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Growing Successful Bonsai

Placement: Indoor tree (tropical and sub-tropical) - Keep it away from direct heat sources such as a fireplace or register. Check the temperature requirements for individual species because some like to be cooler during the night, and some like to be cooler all winter. An indoor tree normally needs a minimum of 5 hours of indirect sunlight daily. When the outside temperature will stay above 55, it is good to keep it outside, in filtered sunlight, so that it may experience fresh air that assists in disease and insect control.

Outdoor tree (temperate) - Winter: It must go dormant by experiencing a cold winter, yet the roots must not freeze. This means that the tree must be kept between 30 and 50 degrees all winter. Some species require protection from frost. Bringing it inside the house will cause a false spring, break the dormancy period, and prevent the tree from obtaining its needed winter rest.

Spring through autumn: Morning sun and afternoon shade is most desirable.

Watering: Generally, bonsai like to be moist, not soggy. That is, when the top half of the soil becomes dry, it is time to water; and soak it thoroughly. One thorough way to water is the "dishpan method" which is placing the bonsai in a pan, with the water level above the soil---when the air bubbles stop, it has obtained sufficient water. Mist-spraying foliage serves to provide humidity and washes away dust on indoor plants. Avoid spraying blooms to prevent early wilting. Trays filled with gravel and water (humidity trays) add humidity around the bonsai resting on top of the gravel. Check the moisture requirement for an individual species because it may vary from the general rule. A few species need to be more dry, and others need to be more dry during certain times of the year. Check daily for water needs---never use a watering schedule, but water when the tree requires it. The smaller the pot, the more often it must be watered.

Outdoor bonsai: Spring through early summer: Water sparingly so not to stimulate overgrowth. Over watering flowering and fruit trees will slow the blooming process.

Summer through winter: Water gently until water flows out the drain holes--- wait two minutes and repeat. Don't water when it is frosty. During dormancy, only check weekly.

Feeding: Use a medium nitrogen liquid fertilizer every two weeks (Fish Emulsion 5-2-2 is available at most any nursery) pour over leaves and let drip into soil. Generally, March through October is the time of year in which your bonsai will need to be fed. Don't feed dry soil or sick trees. The soil should be moist before feeding as this will prevent fertilizer burn. Sick trees should not be fertilized as this may hinder their recovery process. Just keep them moist and work on trying to bring them back instead of pushing their growth.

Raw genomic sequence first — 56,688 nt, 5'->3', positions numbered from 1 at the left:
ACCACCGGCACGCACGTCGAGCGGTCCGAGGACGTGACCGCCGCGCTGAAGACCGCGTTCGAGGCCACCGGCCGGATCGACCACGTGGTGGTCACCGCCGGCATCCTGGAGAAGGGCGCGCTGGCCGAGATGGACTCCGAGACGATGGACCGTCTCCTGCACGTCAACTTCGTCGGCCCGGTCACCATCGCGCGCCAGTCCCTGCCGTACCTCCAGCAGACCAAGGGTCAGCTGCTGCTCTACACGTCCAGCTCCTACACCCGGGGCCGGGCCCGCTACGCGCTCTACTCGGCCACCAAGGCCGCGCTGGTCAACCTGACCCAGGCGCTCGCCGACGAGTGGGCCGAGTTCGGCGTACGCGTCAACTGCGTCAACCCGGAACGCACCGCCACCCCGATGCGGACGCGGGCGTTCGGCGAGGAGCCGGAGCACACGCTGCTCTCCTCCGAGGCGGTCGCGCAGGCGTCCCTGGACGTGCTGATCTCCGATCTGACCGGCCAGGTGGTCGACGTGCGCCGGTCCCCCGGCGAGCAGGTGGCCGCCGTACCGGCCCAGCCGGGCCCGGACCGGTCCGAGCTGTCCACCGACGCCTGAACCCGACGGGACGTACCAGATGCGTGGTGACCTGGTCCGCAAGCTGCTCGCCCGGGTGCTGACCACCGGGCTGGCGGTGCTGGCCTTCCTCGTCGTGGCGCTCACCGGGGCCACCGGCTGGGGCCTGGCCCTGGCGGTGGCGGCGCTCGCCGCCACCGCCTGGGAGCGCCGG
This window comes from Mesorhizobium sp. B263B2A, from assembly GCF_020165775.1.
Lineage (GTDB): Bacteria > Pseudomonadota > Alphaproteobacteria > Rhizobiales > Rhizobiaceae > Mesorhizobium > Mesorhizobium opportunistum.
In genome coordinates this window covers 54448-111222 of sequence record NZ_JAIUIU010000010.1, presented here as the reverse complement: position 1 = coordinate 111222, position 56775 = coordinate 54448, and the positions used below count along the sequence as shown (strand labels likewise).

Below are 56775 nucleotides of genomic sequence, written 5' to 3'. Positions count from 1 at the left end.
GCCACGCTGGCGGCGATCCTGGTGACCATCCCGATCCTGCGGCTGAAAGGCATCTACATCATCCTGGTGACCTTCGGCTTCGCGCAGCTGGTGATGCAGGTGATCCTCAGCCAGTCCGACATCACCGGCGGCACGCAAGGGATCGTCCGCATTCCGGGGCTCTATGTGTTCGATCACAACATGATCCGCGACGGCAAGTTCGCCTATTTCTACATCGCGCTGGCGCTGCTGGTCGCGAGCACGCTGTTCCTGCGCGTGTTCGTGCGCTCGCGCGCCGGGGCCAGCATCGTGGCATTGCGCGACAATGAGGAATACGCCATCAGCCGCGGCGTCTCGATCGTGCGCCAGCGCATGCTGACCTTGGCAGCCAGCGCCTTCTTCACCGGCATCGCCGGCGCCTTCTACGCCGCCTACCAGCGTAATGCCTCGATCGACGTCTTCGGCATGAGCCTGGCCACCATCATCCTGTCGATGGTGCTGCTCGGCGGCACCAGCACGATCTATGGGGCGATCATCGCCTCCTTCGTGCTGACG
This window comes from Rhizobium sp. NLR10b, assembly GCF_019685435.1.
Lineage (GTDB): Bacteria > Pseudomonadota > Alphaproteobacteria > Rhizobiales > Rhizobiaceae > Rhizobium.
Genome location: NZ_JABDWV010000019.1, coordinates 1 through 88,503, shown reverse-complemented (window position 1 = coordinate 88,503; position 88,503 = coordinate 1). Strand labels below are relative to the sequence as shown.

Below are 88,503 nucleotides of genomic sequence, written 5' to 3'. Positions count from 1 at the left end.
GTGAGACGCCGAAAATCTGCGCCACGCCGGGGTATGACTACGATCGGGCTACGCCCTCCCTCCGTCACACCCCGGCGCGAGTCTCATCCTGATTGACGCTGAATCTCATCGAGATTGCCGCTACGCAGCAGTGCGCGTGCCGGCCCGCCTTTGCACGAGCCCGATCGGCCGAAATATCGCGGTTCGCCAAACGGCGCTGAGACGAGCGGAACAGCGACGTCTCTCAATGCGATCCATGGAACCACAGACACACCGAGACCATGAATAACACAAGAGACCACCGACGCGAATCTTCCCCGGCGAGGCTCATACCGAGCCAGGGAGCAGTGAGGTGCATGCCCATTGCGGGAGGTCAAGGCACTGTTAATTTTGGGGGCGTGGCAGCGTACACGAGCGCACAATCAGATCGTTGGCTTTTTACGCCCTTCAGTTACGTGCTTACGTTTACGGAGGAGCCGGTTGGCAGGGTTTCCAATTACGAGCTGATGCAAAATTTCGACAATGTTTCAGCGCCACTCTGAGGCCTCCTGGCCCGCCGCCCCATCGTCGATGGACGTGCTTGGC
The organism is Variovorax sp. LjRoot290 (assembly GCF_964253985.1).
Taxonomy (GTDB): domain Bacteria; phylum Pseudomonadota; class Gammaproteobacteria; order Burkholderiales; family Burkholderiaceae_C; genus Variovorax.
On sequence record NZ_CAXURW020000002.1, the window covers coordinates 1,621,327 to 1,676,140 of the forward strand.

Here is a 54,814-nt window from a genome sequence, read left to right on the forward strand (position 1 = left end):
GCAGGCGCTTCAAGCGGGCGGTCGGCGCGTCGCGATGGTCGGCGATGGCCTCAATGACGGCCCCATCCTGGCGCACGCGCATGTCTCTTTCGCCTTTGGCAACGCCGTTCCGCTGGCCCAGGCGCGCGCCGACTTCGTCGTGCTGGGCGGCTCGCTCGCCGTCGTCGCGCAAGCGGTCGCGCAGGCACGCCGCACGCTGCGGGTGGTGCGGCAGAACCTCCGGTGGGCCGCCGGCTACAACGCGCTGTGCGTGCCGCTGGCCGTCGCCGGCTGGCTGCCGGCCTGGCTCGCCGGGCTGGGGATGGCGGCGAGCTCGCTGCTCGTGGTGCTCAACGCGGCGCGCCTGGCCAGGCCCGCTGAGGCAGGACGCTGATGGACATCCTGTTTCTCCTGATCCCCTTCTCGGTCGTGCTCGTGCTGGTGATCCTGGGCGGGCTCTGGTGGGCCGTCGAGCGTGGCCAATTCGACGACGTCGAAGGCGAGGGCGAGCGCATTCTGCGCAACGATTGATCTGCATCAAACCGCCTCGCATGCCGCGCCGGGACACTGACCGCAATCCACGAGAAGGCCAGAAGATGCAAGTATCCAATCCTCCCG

Training: Pinching leaves: Trees produce smaller leaves than normal if new buds are pinched. Pinch as the new buds appear and then leave the branch to grow until it produces the desired amount of growth.

Pruning branches: the number of branches increases with pruning. It's up to you how dense or sparse you would like your bonsai to grow. By pruning a selective amount of branch work, you can artistically create a tree that you would normally see growing in nature.

Trees that flower in the spring: prune in the summer (after blossoms are gone).

Trees that flower in the summer: prune in the winter.

Needle trees: pinch off new ``candles" at branch ends and new growth will appear at the area where the branch was pinched.

Deciduous: cut at an angle above the bud or branch, usually where you would like new growth to appear.

Shaping: Make low side branches the longest for a broader look, front branches shorter and back ones longer. This will provide an illusion of depth. on larger bonsai, use wound sealer (available at most any nursery) as needed to stop the wounds from weeping and protect against disease and pests.

Trimming leaves & fruit: Cut out some of the smaller branches or even leaves if foliage is too dense. Remove some fruit which may be taking too much sap and exhausting the tree.

Wiring: Imitate the natural curves of trees in nature. Don't water for a day or two before wiring, this will provide more flexibility in the branch and it's less apt to break when bending.

Pests and Diseases: A healthy tree resists pests, but check weekly for signs of withering new growth, foliage turning silver/gray or yellow, leaf curling, chewing marks, sawdust, and missing bark. Keep dead leaves and needles off the surface, remove weeds, and trim away dead branches. The mild Safer Insecticide Soap and stronger 28% Malathion Insecticide (are available at most any nursery).

Soil: Fill container partially with soil mixture, place tree, add more soil and work it around the root ball and roots. Make sure that the plant is firmly potted and secure enough so that it will not work itself loose from the wind or when watering.

Repotting: Repotting refreshes the soil and keeps the tree from being root-bound, follow individual species instructions for time of year, frequency, and other special notes.
A. Break 1/2 of the soil away from roots with chop stick (flowering/fruit - break all the soil away)

B. Young Plants - trim roots back about 1/2.

C. Old Plants - trim only the root tips, keep the new fibrous roots intact. Trim roots in shaded area to prevent the roots will not dry out.

D. Follow planting instructions in the "Soil" section above.

E. Soak the tree, and pot, extremely well in order to settle the soil between the roots and to adequately water the tree.

F. Keep out of direct sun and wind for two weeks, mist it frequently, and don't feed for approximately four to six weeks.


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